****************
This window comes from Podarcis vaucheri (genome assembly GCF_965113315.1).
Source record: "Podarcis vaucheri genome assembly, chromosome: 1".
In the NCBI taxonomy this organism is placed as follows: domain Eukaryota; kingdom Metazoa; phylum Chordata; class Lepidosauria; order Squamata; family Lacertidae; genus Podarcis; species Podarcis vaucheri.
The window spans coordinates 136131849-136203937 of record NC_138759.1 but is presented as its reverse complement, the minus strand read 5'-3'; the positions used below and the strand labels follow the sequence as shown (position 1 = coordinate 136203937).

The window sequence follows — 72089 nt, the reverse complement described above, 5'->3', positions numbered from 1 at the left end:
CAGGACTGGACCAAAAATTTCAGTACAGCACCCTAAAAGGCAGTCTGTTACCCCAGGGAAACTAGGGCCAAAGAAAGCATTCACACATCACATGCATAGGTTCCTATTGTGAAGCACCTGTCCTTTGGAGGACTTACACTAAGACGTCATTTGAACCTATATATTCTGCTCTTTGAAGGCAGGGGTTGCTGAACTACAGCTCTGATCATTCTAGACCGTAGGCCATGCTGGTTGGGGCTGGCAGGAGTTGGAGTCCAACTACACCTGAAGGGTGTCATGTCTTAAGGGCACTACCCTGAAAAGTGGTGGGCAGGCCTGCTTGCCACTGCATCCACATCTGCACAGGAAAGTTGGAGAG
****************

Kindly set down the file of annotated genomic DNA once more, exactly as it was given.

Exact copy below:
This window comes from Podarcis vaucheri (genome assembly GCF_965113315.1).
Source record: "Podarcis vaucheri genome assembly, chromosome: 1".
In the NCBI taxonomy this organism is placed as follows: domain Eukaryota; kingdom Metazoa; phylum Chordata; class Lepidosauria; order Squamata; family Lacertidae; genus Podarcis; species Podarcis vaucheri.
The window spans coordinates 136131849-136203937 of record NC_138759.1 but is presented as its reverse complement, the minus strand read 5'-3'; the positions used below and the strand labels follow the sequence as shown (position 1 = coordinate 136203937).

The window sequence follows — 72089 nt, the reverse complement described above, 5'->3', positions numbered from 1 at the left end:
CAGGACTGGACCAAAAATTTCAGTACAGCACCCTAAAAGGCAGTCTGTTACCCCAGGGAAACTAGGGCCAAAGAAAGCATTCACACATCACATGCATAGGTTCCTATTGTGAAGCACCTGTCCTTTGGAGGACTTACACTAAGACGTCATTTGAACCTATATATTCTGCTCTTTGAAGGCAGGGGTTGCTGAACTACAGCTCTGATCATTCTAGACCGTAGGCCATGCTGGTTGGGGCTGGCAGGAGTTGGAGTCCAACTACACCTGAAGGGTGTCATGTCTTAAGGGCACTACCCTGAAAAGTGGTGGGCAGGCCTGCTTGCCACTGCATCCACATCTGCACAGGAAAGTTGGAGAG